George Kurian Yes, absolutely ... My brother lives nearby here. I live in San Francisco. Thomas lives in Menlo Park/Atherton area, and we’re still extraordinarily close. He has a little boy who is eight, and I have a girl who is nine and boy who is twelve, and it's really beautiful to watch the next generation get together and be the best of friends and run around.
El Reg Community is important to you. How does that mesh with things at NetApp?
George Kurian I think community, you know, is something that brings purpose to people’s lives. It makes you realise that what you’re doing is party of something bigger and makes you sensitive to the world around you. NetApp is very much a values-led, values-driven company, and one of the values that we espouse is the One Team value, which is often talked about in a lot of places but really is a core tenet of how we operate as a company, and it feels natural to be part of that.
El Reg Is that something you found at Oracle and Akamai and at Cisco?
George Kurian There were certainly teams within Oracle and Cisco ... but I don’t think the whole company operated as a team. Certainly they’re much larger institutions than NetApp,[and] the engineering teams or the people that formed a part of a business unit were really tight. But the broader company was really a group of teams.
We’ve got that idea of a community [at NetApp] and one of the things that I’m continually aware of is that, in my role, it’s essentially to help the team progress the company forward. But you’re really a steward in a line of leaders, you know ... you’re carrying forward the good things that many people have done and have built into the company, and then, yes, you have got to change some things as well.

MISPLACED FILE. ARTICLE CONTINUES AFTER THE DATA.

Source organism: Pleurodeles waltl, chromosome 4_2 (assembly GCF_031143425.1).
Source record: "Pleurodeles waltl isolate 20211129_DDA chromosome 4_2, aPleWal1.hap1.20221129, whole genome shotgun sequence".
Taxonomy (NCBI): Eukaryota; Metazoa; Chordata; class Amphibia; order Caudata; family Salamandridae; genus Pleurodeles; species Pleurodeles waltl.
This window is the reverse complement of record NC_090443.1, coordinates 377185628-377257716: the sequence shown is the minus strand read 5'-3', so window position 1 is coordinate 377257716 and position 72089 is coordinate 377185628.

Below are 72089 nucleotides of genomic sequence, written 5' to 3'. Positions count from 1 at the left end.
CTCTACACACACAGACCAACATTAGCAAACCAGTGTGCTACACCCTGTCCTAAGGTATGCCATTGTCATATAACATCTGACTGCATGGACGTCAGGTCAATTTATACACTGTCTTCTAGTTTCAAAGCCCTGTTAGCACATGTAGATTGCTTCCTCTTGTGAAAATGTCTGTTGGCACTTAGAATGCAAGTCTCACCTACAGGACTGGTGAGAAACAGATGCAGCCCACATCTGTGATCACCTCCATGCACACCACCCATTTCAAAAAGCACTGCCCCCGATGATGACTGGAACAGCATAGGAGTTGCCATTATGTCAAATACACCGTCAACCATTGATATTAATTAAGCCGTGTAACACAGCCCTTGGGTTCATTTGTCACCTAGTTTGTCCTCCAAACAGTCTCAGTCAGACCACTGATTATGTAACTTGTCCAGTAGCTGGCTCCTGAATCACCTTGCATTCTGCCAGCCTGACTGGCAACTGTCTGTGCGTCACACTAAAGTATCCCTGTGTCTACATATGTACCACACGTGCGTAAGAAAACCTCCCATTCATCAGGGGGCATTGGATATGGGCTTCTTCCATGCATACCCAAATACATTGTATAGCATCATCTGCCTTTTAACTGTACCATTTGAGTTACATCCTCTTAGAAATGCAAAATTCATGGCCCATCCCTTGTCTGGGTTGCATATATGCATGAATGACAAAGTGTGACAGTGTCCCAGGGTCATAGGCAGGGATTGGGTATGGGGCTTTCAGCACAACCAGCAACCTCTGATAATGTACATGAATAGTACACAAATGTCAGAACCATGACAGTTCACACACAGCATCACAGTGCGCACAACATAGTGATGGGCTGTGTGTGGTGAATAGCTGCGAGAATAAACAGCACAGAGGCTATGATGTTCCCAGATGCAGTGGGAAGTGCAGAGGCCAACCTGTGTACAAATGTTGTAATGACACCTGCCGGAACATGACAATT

El Reg Do you believe in putting something back into the community? Are you involved in any returning something back to the community activities?
George Kurian You know, one of the things of having grown up in India is that you are confronted by the luck and the grace that you’ve been given, and so we’re always trying to find ways to make sure we can give back to people in some form or other. I, you know, teach classes at the University of Santa Clara Business School**. I co-teach a marketing class there so that we can help, you know, bring on the next generation, give back to the next generation of talent.
You try to mentor young people who are in the early stages of their careers and try to give them advice and help and check in with them when they are going through hard times, or are trying to make tough decisions. I was just on a phone call with somebody this morning who was looking for my advice on something. And then, you know, we’re certainly involved with a whole range of community activities as part of my children's school. They’re at a Quaker school in San Francisco.
El Reg I did want to touch on that, just as little bit. I wondered how important Christianity as a religion was to you.
George Kurian My faith is a personal topic. My faith is part of the value systems I have and I prefer to live out my faith in the actions I take rather than talking about it. I think it’s a really important part of the value system my parents ingrained in us. I think the Quaker school my kids go to; the humanitarian tradition of the Quakers is something of great importance to me.
SolidFire and hyper-converged systems
El Reg How come NetApp was late to the all-flash array market?